Entertainment | 5 days ago
Simon Bird: "There was one night that involved a crate of beer and a loaded rifle"
The Inbetweeners man chats to us about the show and still being called a briefcase wanker.

Next year it will be 10 years since The Inbetweeners was first broadcast on British TV.

When I point this out to Simon Bird, he balks. "That's horrible. A horrible thought." Simon played Will McKenzie across three series and two mega-hit movies of the E4 phenomenon. Everyone watched The Inbetweeners; many people still watch The Inbetweeners. It's a modern classic of British telly, and in an era when Mrs. Brown's Boys is voted sitcom of the century, we need it more than ever.

I asked Simon what he thought people loved most about the show. "I guess the dazzling performance by the show’s bespectacled lead act," he wryly replies. Simon's a comedian, you know. "Really, it’s all about the scripts by Iain [Morris] and Damon [Beesley]. It was based on their real lives, so it’s very honest. People can tell that and recognise themselves in it."

Like all great ensembles, from Friends to The Beatles, everyone had an Inbetweener they could identify with, or at least someone their mates could point at and say "that's you, you twat". There's the nerdy, uptight Will; the bullshitting, sex-crazed Jay; the hapless romancer Simon; and the nice-but-dim Neil. Together, they are the Pussay Patrol.

Photo: Entertainment Film

The four of them embodied every secondary school loser that we all hoped we weren't, but secretly knew we were. The difference between Skins - a fellow E4 '00s youth zeitgeist show - and The Inbetweeners was everyone wanted to be in Skins, having sex, taking drugs and driving cars into rivers, but deep down they knew which show they were actually starring in.

One way to measure a show's enduring popularity is whether people still quote it on a daily basis. Another, more immediate way, is whether people continue to yell these quotes at the show's stars. So what does Simon get the most? He sighs. "Briefcase wanker, I suppose. Bus wanker." He pauses. "Anything with 'wanker' in it really." I get the sense that he avoids bus stops now. Possibly briefcases, too. Maybe even wanking, just to be safe.

Since The Inbetweeners, Simon has starred in Friday Night Dinner, and co-created Chickens with Inbetweeners alumni Joe Thomas, a comedy about conscientious objectors in World War I. Now Simon is exploring a new medium: the audiobook. He's working with Audible on Too Cracked For TV, a kind of audio spinoff from the hit Dave show Crackanory, where comedians tell stories that are most certainly not for children's ears.

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Simon's tall tale is The I.T. Man, a story about two best friends whose boisterous friendship is disrupted by the arrival of a new love interest. "It’s a love triangle," Simon explains. "It’s a love triangle-cum-murder caper-cum-bromance. It’s got it all." You can download it from Audible for free, if a couple of lads having their laddy hootenanny interrupted by a lad(y) sounds like your kind of thing.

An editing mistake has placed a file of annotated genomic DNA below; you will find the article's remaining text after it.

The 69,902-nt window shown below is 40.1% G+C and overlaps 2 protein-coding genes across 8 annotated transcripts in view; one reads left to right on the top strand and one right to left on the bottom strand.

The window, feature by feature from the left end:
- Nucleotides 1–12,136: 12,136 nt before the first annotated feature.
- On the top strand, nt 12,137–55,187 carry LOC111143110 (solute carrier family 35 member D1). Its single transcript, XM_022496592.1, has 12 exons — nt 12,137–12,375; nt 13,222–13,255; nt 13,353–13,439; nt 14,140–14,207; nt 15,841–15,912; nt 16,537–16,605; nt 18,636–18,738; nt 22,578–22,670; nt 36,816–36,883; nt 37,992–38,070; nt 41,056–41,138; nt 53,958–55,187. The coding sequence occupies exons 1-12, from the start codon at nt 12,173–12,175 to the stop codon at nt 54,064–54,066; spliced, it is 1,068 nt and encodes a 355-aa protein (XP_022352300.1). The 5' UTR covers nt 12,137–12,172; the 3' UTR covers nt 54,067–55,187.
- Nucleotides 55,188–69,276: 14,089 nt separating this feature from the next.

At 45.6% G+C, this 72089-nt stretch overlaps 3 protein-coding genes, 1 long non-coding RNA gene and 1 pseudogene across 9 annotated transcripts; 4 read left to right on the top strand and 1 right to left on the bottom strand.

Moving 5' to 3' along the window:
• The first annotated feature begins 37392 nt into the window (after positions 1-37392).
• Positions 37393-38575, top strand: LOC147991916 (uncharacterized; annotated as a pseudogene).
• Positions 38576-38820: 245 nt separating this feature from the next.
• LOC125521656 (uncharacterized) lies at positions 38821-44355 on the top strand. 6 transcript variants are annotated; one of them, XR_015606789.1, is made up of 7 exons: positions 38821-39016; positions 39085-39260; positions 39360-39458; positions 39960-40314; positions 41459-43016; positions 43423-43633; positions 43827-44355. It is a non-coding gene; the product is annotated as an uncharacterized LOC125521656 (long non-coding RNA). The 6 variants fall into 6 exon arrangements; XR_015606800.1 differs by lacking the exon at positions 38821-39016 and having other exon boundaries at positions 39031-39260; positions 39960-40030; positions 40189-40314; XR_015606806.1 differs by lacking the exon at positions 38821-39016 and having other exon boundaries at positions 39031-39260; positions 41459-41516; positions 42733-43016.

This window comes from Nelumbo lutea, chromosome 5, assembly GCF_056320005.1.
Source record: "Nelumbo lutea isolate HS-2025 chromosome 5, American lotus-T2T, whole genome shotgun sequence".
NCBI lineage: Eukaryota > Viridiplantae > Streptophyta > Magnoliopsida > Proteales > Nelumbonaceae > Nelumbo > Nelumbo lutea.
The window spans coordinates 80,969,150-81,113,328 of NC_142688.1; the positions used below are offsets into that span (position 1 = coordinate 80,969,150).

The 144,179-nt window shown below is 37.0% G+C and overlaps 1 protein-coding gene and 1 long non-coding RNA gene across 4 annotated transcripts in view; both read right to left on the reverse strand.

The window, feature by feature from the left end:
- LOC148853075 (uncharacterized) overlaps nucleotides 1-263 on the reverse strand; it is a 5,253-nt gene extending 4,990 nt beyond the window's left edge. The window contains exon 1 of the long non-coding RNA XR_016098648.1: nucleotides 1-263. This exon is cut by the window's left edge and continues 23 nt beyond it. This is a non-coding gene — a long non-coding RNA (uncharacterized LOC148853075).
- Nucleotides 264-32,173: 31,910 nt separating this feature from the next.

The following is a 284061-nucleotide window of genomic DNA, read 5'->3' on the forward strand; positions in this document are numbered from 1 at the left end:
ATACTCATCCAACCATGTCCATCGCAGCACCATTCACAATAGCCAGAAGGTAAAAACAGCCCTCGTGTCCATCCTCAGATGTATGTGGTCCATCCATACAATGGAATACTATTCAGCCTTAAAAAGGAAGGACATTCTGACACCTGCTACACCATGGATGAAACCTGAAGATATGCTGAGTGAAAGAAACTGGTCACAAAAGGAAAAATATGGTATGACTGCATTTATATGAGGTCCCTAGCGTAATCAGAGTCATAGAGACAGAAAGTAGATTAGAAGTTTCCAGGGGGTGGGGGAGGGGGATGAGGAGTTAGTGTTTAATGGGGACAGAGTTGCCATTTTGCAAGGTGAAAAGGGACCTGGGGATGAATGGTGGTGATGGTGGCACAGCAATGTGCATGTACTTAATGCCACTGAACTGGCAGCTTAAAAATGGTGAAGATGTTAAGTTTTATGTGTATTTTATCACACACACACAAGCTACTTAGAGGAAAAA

Photo: Audible

It will shock and surprise you to learn, however, that Simon couldn't really see himself in the banterous escapades of the story's protagonists. "I don’t think anyone who knows me would describe me as laddy," he admits. You might think that, given all the time he spent on the set of The Inbetweeners, he might have picked up a few laddisms or climbed aboard the banter bus once or twice.

"I remember there was one night in the Outback when we were doing the second movie that involved a crate of beer and an actual rifle," Simon tells me.

"I can’t say anymore than that because we’ve got a pact, so I’ll leave that to your imagination." An actual loaded rifle? "Oh yeah, it was loaded." He wouldn't tell me what they got up to, but since this interview wasn't conducted in an Australian prison cell, we have to assume they got away with it.

As well as being an actor and a comedian, Simon is also a Crystal Palace fan, and when I ask him how that's going for him, it's clear which of those identities he enjoys the most. "Same as it always is: demoralising and humiliating, with some fleeting moments of joy," he says. "But they're few and far between."

Neither saddened nor gleeful at the exit of the much-vilified Alan Pardew - "he sort of blew hot and cold" - the appointment of his successor Sam Allardyce was a little confusing for Simon.

Photo: Paul Gilham/Getty Images

"I had some sort of memory that he’d already been hired for quite a high-profile managerial post," he quips, a pint of wine in mind, though likely not in hand. "Thankfully now we're fighting for a Champion's League spot, so..." He trails off. It takes an especially resilient kind of optimism to be a Palace fan these days.

Last summer it was revealed in the press that Simon and his wife had welcomed a son into the world some six months prior - it was on Wikipedia and everything. Except, they hadn't. "I don’t have a son," he says. "That was in a lot of the papers but, well, it’s fake news." He clarifies. "I have a daughter, to be absolutely fair."

This rather scuppers my question about male bonding between fathers and sons, so I ask what he's learned about himself as a dad. "That I’m really fucking good at peekaboo," he says. "Genuinely, I bring it. I’m a wizard at peekaboo. I’m the Cristiano Ronaldo of peekaboo." And if he could give one piece of advice to his daughter, what would it be?

"Don’t believe everything you read on Wikipedia."

Too Cracked For Crackanory is available now free at Audible.co.uk

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